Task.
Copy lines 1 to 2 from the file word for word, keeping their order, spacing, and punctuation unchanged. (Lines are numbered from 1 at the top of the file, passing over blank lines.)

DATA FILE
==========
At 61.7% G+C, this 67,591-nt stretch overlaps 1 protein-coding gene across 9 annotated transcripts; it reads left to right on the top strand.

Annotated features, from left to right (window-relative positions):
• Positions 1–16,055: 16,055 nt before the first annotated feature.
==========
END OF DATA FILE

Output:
At 61.7% G+C, this 67,591-nt stretch overlaps 1 protein-coding gene across 9 annotated transcripts; it reads left to right on the top strand.

Annotated features, from left to right (window-relative positions):